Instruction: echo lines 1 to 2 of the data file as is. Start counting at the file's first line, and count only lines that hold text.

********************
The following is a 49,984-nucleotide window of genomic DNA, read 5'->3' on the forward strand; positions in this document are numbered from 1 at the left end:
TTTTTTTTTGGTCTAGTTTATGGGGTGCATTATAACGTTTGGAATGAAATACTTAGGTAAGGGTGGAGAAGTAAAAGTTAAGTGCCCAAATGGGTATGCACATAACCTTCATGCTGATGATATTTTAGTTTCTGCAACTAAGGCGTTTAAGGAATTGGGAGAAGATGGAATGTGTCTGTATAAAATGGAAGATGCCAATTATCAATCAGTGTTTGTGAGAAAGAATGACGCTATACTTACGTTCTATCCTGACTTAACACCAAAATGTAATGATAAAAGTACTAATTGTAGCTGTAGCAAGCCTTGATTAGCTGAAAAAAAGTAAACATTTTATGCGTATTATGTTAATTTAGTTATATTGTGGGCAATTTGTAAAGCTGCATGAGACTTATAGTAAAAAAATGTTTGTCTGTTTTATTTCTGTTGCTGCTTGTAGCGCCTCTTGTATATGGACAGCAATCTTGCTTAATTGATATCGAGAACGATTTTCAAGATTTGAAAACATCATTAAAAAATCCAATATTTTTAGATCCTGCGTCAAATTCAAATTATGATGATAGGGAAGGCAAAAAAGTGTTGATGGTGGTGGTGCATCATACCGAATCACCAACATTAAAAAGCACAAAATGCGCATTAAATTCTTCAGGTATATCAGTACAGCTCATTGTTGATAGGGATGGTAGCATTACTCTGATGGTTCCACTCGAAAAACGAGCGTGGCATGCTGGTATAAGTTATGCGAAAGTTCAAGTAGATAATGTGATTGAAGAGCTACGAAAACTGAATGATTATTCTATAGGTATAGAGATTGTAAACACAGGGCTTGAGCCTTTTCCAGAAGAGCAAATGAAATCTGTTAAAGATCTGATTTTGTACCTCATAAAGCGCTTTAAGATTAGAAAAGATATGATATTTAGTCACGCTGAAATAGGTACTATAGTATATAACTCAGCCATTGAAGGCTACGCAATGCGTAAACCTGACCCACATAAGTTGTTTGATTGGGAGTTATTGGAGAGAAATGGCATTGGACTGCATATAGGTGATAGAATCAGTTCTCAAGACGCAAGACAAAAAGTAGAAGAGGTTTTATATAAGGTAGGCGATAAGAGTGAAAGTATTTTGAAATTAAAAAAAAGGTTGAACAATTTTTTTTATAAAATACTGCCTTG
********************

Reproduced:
The following is a 49,984-nucleotide window of genomic DNA, read 5'->3' on the forward strand; positions in this document are numbered from 1 at the left end:
TTTTTTTTTGGTCTAGTTTATGGGGTGCATTATAACGTTTGGAATGAAATACTTAGGTAAGGGTGGAGAAGTAAAAGTTAAGTGCCCAAATGGGTATGCACATAACCTTCATGCTGATGATATTTTAGTTTCTGCAACTAAGGCGTTTAAGGAATTGGGAGAAGATGGAATGTGTCTGTATAAAATGGAAGATGCCAATTATCAATCAGTGTTTGTGAGAAAGAATGACGCTATACTTACGTTCTATCCTGACTTAACACCAAAATGTAATGATAAAAGTACTAATTGTAGCTGTAGCAAGCCTTGATTAGCTGAAAAAAAGTAAACATTTTATGCGTATTATGTTAATTTAGTTATATTGTGGGCAATTTGTAAAGCTGCATGAGACTTATAGTAAAAAAATGTTTGTCTGTTTTATTTCTGTTGCTGCTTGTAGCGCCTCTTGTATATGGACAGCAATCTTGCTTAATTGATATCGAGAACGATTTTCAAGATTTGAAAACATCATTAAAAAATCCAATATTTTTAGATCCTGCGTCAAATTCAAATTATGATGATAGGGAAGGCAAAAAAGTGTTGATGGTGGTGGTGCATCATACCGAATCACCAACATTAAAAAGCACAAAATGCGCATTAAATTCTTCAGGTATATCAGTACAGCTCATTGTTGATAGGGATGGTAGCATTACTCTGATGGTTCCACTCGAAAAACGAGCGTGGCATGCTGGTATAAGTTATGCGAAAGTTCAAGTAGATAATGTGATTGAAGAGCTACGAAAACTGAATGATTATTCTATAGGTATAGAGATTGTAAACACAGGGCTTGAGCCTTTTCCAGAAGAGCAAATGAAATCTGTTAAAGATCTGATTTTGTACCTCATAAAGCGCTTTAAGATTAGAAAAGATATGATATTTAGTCACGCTGAAATAGGTACTATAGTATATAACTCAGCCATTGAAGGCTACGCAATGCGTAAACCTGACCCACATAAGTTGTTTGATTGGGAGTTATTGGAGAGAAATGGCATTGGACTGCATATAGGTGATAGAATCAGTTCTCAAGACGCAAGACAAAAAGTAGAAGAGGTTTTATATAAGGTAGGCGATAAGAGTGAAAGTATTTTGAAATTAAAAAAAAGGTTGAACAATTTTTTTTATAAAATACTGCCTTG